Why does America hate that we have two months to ourselves?
It was bound to happen. When the rest of working America ogles in disgust at America’s educators enjoying their two months of freedom, someone had to revive the argument for a longer school year.
What’s amazing is that it was President Obama who was leading the charge.
A few months ago, Obama echoed what Education Secretary Arne Duncan and the rest of the NCLB crowd have been crowing for decades. The summer vacation, they bemoan, is an antiquated relic of an agrarian past with no place in modern America. Students benefit from longer school days and longer school years, allowing them more time to learn and grow. Furthermore, countries like Japan, South Korea and India have succeeded because their students are “better educated”, meaning they have longer school days and years.
One thing is certain: Americans spend less time in school than many of our counterparts. Whereas the average school year in the United States in 180 days, it is even longer in France (185), the United Kingdom (200) and in the said Japan and South Korea (a whopping 245 days—over two months longer!).
It also sure seems that those kids are smarter. Looking at a well-behaved classroom of Asian children in uniforms has at least the semblance of learning. It also triggers weird flashbacks in my WWII vet neighbor who grabs his rusty M1 rifle as if at Guadalcanal. Most kids in Europe speak at least some rudimentary English, along with a working knowledge of world geography. Ask a suburban kid for any Spanish beyond “Yo quiero Taco Bell.” and you get blank stares.
Yet like the departed Charlton Heston clutching his rifle to the grave, I will not give up summer vacation without a fight.
1. Opening longer costs money – In a unionized faculty like in New York City, you know there will be monetary compromises for the longer time. Salaries aren’t the only worries. With a longer year comes higher bills for facilities, classroom materials, breakfast/lunch programs, aides, secretarial staff, etc. Try raising money for that shortfall. It’ll be the only time a bake sale will close early for lack of interest.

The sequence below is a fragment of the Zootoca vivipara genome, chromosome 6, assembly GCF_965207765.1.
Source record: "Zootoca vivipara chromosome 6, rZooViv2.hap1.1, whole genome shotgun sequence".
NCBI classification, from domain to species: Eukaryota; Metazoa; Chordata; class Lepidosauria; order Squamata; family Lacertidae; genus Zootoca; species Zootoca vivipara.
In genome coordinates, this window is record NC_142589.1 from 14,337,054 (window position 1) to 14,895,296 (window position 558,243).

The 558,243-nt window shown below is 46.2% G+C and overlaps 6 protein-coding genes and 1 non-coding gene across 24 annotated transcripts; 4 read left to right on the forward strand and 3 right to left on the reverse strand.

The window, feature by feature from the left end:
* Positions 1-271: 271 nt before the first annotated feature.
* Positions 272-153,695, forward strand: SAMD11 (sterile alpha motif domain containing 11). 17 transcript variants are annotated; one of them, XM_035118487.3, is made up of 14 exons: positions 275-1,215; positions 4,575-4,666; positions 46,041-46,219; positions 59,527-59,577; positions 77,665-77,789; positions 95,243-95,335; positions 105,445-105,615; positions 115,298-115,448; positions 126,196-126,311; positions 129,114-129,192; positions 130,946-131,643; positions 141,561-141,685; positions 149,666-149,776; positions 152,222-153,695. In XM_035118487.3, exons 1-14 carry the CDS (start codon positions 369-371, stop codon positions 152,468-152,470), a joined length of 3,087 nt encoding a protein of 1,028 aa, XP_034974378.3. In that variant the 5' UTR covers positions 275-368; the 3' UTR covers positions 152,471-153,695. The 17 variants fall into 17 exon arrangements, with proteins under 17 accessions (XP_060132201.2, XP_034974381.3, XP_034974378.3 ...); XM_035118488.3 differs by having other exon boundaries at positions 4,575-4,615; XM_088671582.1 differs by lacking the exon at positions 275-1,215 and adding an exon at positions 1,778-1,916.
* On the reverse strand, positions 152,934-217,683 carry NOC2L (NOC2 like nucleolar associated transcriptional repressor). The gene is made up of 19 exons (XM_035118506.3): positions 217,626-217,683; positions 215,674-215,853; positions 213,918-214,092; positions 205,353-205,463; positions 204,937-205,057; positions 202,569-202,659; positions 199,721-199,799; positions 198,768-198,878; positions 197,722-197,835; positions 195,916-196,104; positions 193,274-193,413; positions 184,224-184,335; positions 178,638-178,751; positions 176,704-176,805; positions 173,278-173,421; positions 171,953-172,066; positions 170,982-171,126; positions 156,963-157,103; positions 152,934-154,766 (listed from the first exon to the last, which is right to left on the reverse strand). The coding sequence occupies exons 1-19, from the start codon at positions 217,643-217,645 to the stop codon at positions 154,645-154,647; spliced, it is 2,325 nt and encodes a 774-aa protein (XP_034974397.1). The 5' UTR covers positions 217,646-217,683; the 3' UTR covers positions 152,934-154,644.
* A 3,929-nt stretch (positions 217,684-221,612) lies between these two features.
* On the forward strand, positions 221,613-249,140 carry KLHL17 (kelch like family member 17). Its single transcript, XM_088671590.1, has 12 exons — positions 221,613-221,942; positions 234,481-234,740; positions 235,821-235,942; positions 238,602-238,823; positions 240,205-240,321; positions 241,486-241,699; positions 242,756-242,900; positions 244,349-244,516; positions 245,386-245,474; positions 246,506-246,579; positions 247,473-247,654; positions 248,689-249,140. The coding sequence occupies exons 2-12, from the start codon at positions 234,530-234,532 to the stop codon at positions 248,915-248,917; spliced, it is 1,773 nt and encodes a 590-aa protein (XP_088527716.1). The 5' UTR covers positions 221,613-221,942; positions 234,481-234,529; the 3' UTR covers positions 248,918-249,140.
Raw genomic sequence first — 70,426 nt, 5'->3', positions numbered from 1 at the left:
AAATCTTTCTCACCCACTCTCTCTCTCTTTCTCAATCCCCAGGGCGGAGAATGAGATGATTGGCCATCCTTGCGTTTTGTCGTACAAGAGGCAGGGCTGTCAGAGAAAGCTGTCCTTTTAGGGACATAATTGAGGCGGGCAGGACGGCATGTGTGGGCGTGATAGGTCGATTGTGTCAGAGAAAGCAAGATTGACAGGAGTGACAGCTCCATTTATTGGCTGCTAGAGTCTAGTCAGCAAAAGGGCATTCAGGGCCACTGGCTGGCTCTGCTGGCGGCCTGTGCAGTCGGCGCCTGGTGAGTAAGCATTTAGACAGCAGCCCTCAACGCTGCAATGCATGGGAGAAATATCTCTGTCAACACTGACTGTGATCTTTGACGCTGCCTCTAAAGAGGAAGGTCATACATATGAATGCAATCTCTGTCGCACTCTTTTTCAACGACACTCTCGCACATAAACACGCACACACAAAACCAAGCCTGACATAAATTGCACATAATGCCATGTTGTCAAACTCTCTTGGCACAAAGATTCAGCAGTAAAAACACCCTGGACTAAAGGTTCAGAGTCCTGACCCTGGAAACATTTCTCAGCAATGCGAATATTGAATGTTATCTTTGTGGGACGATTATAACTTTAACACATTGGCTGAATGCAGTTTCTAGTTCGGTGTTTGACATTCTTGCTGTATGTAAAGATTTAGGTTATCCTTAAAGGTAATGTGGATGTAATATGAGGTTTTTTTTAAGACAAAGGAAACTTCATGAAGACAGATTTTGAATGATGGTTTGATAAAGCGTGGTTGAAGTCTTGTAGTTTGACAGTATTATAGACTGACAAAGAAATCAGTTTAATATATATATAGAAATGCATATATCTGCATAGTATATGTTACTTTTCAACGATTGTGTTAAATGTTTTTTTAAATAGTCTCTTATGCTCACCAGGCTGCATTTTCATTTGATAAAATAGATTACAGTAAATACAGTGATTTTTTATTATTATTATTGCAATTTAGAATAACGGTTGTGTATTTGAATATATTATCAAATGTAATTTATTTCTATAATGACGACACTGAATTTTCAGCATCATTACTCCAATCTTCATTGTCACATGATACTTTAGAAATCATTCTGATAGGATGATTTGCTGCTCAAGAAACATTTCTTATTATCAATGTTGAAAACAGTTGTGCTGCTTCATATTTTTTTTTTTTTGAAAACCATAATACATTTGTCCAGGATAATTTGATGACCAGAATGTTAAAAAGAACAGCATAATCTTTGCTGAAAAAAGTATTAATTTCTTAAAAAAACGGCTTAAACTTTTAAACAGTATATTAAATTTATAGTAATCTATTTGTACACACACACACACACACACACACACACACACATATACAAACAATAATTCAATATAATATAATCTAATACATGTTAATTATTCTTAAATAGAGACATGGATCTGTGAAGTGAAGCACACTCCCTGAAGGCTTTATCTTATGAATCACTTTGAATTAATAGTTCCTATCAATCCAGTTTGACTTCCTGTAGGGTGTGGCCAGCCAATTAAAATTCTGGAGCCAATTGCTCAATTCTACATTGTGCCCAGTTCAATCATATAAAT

2. Quantity does NOT equal Quality – That guy teaching in Japan could be a maniac, for all I know. Students can sit in a classroom all day and all night, if you want. If they are taught by the village idiot or the local psychopath, it does them just as good as 6 hours a day with the same bozos. The length of the day or year matters little if the instruction is of poor quality. What you get is the pre-2008 U.S. auto industry, with all the wonderful side effects that brought.
3. Not Everyone Needs Extra Time – The genius who does his homework Friday night and burns his social life in the library does not need to sit in school all day. Neither does the lazy smartass who refuses to work and could use more at-home instruction with a woodshed and a 2 by 4. Current educational statutes allow for school-based options that mandate extra time for targeted students, i.e. those that can benefit from more time. The genius will get bored and construct a laser to torture the class gerbil. Don’t ask what the smartass will do.
4. Kids, like Adults, experience Burnout – A person’s ability understand and absorb information diminishes with time. I see this all too often: any class I see near the end of the school day requires all my patience and energy, because they are in no condition to learn. Now extend the day by one, two, even three hours. You might—just might—get a “second wind” and actually get through some meaningful material. Yet more often than not, you’ll have a lot of drool all over your desks, as the catatonic mass of your class marks time before dismissal. What a prospect.
5. We Still Can Beat the Others – For this, I go to an expert. CNN correspondent Fareed Zakaria is one of a dying breed of conservatives with a good head on their shoulders. In his columns and books, Zakaria has noticed the upward trend of Asian and European students in scores and achievement. Yet ask them to actually come up with something NEW, and they ask for instruction on a process. Here’s where we still beat the world. Zakaria correctly points out that the nexus of innovation and new ideas is still the United States, by a country mile. Those kids may be in school more, but they’re in school memorizing and reciting. While these skills are important, American education adds the fundamental element of teaching how to think, to argue, to formulate and innovate. No addition of time can recreate that kind of education.
So enough already. Leave the summer vacation alone. If you really want to take it away, however, read tomorrow’s post.